Error 06 on KT-controller

harrys

Pedelecer
Dec 1, 2016
169
22
69
Chicago, USA
PSWpower 20A sinewave model. I've had an occasional Error 06 when powering it up in the morning. Shaking the connector bundle on the controller, and wiggling the 9 pin Julet connector to the motor always cleared it.

Last night, I happened to look down and see the controller registering over 600 watts, but I was still puttering around at 12 mph. I toggled the buttons and it jumped back to to 100W again, but seconds later, Error 06 came up. I pedalled home w/o power.

The next morning, I powered up the controller. Still Error 06. I unplugged the motor and hooked up an umbilical cord to another KT box on another bike. Motor worked fine, so it had to be the controller. I took off the rear controller plate and yikes, a few drops of water came out. So I took off the top cover and rinsed the circuit board throroughly with 91% isopropyl alcohol. I didn't see any discolored solder lands, so I hoped for the best. It dried quickly in the hot sun, and the bike worked again. I'm hoping it keeps working.

Learned my lesson. I spent the rest of the day waterproofing the controller and its connectors. Even installed a rear fender to keep mud from spattering on it.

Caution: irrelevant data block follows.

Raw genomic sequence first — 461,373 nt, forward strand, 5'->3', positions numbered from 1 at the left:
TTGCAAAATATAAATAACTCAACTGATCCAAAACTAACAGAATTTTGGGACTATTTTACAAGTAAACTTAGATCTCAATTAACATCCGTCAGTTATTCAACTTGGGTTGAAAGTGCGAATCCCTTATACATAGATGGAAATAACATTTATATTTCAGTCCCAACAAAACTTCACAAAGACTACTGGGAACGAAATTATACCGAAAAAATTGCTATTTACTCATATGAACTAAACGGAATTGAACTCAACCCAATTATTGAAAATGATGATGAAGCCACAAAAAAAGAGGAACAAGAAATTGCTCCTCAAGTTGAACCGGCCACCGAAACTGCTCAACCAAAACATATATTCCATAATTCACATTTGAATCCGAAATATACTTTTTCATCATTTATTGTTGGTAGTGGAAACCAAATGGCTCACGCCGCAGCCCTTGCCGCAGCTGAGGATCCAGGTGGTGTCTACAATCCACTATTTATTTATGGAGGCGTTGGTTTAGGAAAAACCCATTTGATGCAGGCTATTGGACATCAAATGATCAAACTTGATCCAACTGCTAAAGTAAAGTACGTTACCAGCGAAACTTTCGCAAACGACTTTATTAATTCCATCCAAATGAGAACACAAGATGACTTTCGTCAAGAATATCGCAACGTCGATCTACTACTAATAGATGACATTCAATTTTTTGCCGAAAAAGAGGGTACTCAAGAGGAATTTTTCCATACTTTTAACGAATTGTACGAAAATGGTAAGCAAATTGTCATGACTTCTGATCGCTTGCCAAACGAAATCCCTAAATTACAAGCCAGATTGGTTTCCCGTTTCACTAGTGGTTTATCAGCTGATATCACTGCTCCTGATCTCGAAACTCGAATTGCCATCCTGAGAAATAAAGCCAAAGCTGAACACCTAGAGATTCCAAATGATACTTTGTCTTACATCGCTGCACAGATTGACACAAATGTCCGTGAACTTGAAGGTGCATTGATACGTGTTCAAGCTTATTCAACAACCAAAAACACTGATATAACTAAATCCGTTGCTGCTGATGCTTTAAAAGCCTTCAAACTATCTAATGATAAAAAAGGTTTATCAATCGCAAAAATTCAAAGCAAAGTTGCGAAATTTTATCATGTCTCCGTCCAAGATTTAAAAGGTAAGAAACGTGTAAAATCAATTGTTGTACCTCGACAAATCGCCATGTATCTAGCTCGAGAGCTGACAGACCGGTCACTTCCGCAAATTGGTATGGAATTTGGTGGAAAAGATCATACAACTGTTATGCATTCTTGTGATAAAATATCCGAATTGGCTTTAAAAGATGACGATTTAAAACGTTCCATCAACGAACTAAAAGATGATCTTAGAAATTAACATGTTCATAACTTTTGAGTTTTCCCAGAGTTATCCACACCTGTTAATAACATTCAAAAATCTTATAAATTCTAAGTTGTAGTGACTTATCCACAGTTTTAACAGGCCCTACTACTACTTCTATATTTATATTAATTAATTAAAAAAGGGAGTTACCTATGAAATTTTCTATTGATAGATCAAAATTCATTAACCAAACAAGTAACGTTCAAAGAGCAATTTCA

These controllers boxes are normally sealed pretty good, but I had the wire side pointing up, and I suppose a little moisture wicked in past the wires.
 

anotherkiwi

Esteemed Pedelecer
Jan 26, 2015
7,845
5,780
The European Union
I think I might have some water issues in my controller too except I get error 00. Now you can look for that error in the docs but it doesn't seem to exist... 06 being "Motor or controller has short circuit Abnormality"

I don't get nutty Watt numbers I get strange speed readings as in I am pottering about at over 40 km/h (more like 20 in reality).

After a while the LCD seems to "reboot" and all is back to normal but we have had some very muggy weather lately and I think there may be condensation in the wiring...
 

vfr400

Esteemed Pedelecer
Jun 12, 2011
6,871
2,644
Basildon
You get 06 error when there's a problem on the motor cable, like the motor connector not pushed all the way in to the line. You also get it when the bullet connectors at the controller are not tight enough, and another cause is when the motor cable gets nicked where it comes out of the axle.

Those connection issues are very serious. You must never run your bike when they're intermittent. You must find the cause and fix them otherwise there's a high risk of burning out your controller and/or the motor. When I say burn out the controller, I mean blow the MOSFETs, which will then give you a permanent 06 code and requires the controller to be replaced.

The reason you got 600w and no power is because the faulty connection works like a brake in the motor. The two remaining phases can't turn the motor properly so it becomes extremely inefficient. A high watt reading when you're not getting high power out is a clear sign that there is an issue on the phase wires or their connections.